Ski Canada: Mont-Sainte-Anne is a special place for downhill fun

A skier enjoys one of the many gladed trails at Mont-Sainte-Anne in Quebec. (Photo courtesy Mont-Sainte-Anne)

A skier enjoys one of the many gladed trails at Mont-Sainte-Anne, a resort in the Canadian province of Quebec. (Photos courtesy Mont-Sainte-Anne)

By Richard Irwin

Like the rest of us, Mont-Sainte-Anne is getting older. The historic ski resort 25 miles northeast of Quebec City turned 50 years old this year.

And during those five decades, the unique getaway has recorded many firsts. Among them, hosting the inaugural Canadian Winter Games in 1967 and the first Snowboard World Cup Stage to take place in Canada in 1993. In fact, the very next year it became the first mountain in the region to welcome snowboarders.

In 1971, the cross-country ski center opened with 90 kilometers of trails. Today, it’s the second-largest cross-country area in North America with more than 200 kilometers of trails.

The St. Lawrence River shimmers in the valley below as skiers gather for another exciting run at Mont-Sainte-Anne.

The St. Lawrence River shimmers in the valley below as skiers gather for another exciting run at Mont-Sainte-Anne.

The little ski area began with only 10 trails and four lifts, including the first gondola in eastern Canada. Today, the beautiful resort boasts 71 trails, offering fun runs for beginning skiers as well as the most advanced. These are served by nine lifts, including a high-speed eight-person gondola as well as a new high-speed quad that opened in 2014.

Western skiers may balk when they discover the summit peaks out at 2,625 feet in the picturesque Laurentian Mountains. But in a strange twist, visitors arrive at the summit and it’s ALL downhill from there, falling 2,000 sweet feet to the valley below.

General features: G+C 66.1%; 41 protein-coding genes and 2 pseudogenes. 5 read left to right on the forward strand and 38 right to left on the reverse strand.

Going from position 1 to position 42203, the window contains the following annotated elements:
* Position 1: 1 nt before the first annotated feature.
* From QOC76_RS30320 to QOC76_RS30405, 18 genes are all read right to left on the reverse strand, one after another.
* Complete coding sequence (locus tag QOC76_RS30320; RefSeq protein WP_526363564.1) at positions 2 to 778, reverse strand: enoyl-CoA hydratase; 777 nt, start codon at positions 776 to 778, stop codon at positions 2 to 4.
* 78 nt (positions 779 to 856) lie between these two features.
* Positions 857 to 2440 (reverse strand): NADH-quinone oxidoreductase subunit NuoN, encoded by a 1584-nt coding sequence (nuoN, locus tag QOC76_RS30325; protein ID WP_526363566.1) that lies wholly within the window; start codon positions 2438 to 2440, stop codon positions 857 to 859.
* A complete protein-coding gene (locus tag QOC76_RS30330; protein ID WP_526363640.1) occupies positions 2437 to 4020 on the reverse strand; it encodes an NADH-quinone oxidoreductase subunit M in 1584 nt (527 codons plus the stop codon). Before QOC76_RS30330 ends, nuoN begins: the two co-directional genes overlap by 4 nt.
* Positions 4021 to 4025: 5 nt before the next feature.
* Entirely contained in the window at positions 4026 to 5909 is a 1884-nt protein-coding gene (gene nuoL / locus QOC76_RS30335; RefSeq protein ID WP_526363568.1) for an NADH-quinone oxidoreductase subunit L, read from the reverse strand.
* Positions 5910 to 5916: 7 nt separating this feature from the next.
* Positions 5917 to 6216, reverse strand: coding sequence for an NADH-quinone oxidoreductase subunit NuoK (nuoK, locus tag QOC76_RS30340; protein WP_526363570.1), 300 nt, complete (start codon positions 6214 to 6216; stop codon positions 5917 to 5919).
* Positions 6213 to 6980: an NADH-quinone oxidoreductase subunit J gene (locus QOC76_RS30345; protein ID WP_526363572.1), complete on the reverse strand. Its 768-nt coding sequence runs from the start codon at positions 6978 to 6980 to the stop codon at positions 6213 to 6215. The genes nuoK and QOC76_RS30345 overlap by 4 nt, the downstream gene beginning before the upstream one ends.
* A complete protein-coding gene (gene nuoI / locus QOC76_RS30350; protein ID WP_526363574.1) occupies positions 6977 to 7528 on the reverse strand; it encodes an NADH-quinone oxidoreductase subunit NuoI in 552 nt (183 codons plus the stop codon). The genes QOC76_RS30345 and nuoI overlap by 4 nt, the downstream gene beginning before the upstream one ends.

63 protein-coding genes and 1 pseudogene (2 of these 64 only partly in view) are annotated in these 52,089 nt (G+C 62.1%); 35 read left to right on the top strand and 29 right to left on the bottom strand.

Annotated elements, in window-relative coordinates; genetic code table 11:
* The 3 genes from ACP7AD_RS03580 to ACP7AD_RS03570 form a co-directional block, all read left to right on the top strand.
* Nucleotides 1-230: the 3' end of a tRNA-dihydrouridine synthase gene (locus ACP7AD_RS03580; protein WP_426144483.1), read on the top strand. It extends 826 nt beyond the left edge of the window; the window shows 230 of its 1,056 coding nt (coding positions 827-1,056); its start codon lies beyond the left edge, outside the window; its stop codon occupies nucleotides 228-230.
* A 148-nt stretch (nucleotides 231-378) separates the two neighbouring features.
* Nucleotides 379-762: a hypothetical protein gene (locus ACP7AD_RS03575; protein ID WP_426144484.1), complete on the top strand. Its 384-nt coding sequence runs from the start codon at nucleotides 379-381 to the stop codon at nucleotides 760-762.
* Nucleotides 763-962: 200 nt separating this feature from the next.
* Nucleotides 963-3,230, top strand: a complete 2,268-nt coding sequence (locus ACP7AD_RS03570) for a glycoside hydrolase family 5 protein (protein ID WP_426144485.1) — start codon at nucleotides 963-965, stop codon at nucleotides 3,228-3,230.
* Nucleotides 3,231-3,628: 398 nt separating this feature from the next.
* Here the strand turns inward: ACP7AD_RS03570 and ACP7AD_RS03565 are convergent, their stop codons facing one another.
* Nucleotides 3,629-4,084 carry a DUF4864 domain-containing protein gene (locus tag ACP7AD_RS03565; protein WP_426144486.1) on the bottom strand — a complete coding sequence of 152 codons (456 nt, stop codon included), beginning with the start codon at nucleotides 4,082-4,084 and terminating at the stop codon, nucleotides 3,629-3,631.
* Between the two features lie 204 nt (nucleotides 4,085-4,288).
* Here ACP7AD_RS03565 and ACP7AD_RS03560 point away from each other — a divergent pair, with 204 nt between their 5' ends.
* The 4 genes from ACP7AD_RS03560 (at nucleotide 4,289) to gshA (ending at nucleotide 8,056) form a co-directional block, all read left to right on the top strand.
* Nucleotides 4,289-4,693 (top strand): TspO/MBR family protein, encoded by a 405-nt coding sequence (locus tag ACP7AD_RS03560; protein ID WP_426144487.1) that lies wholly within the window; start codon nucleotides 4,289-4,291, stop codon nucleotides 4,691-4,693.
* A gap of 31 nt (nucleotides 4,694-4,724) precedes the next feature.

And while Mont-Sainte-Anne averages 187 inches of natural snow annually, it has put in a snow-making system that covers 80 percent of the skiable terrain allowing the resort to boast one of Quebec’s longest ski seasons, closing on April 24 this year.

While eastern skiing can be icy and wet, the snow was a light powder when we recently visited. Granted, it’s not the champagne powder of its sister resort Kicking Horse or Fernie, but the conditions were better than the Sierra concrete often found at our local mountain resorts.

Since being bought by Resorts of the Canadian Rockies in 1999, a lot of money has gone into new gladed trails as well as improving the snow-making system. This is a great place for skiing or boarding through snowy glades.

Children use one of the longest magic carpet rides in Canada during a lesson at Mont-Sainte-Anne's ski school.

Children use one of the longest magic carpet rides in Canada during a lesson at Mont-Sainte-Anne’s ski school.

The first glade for kids, La Foret Enchantee, opened on the north side in 1997, along with a glade for experts on the south side. There’s nothing quite like sliding through a stand of snowy pines on a clear winter day.

The mountain offers three faces, each with a personality all its own. One overlooks the majestic St. Lawrence River. The view from the cable car can’t be beat. The trail La Crete provides a stunning view of the river and Quebec City.

On our first day, we took it easy, enjoying the well-groomed runs. The longest, Le Chemin du Roy, is 3 and a half miles long.

Mont-Sainte-Anne has a nice beginner’s area, with one of the longest magic carpets in Quebec. It offers an excellent ski school for the little ones, as well as the rest of us. Most of the easy trails are located east of the gondola.

The ski runs on the south face have the most slope, while north side has the easiest runs. The west face offers only natural snow and is serviced by a T-bar. So check to see if the area is open before going there.

Expert skiers will be challenged by the black diamond and double diamond runs. The resort has marked 20 percent as more difficult and another 10 percent as extreme.

The mountain also offers four terrain parks and a bordercross. A helmet is required in all snowparks. One park, La Cachette, is set in a forest and is lighted at night.

And you can’t beat the price considering the favorable exchange rate, which gave us $1.35 Canadian for every dollar we turned in.

A day lift ticket costs $76, good from 9 a.m. to 4 p.m. A day/night ticket is $69 and good from 12:30 to 9 p.m.

Night skiing at Mont-Sainte-Anne began in 1986. It has the highest vertical drop for night skiing in Canada.

So give Mont-Sainte-Anne a try whenever you’re in Quebec. You’ll be glad you did.

Rich Irwin is a freelance travel writer and a member of the North American Snowsport Journalists’ Association.

Information: mont-sainte-anne.com

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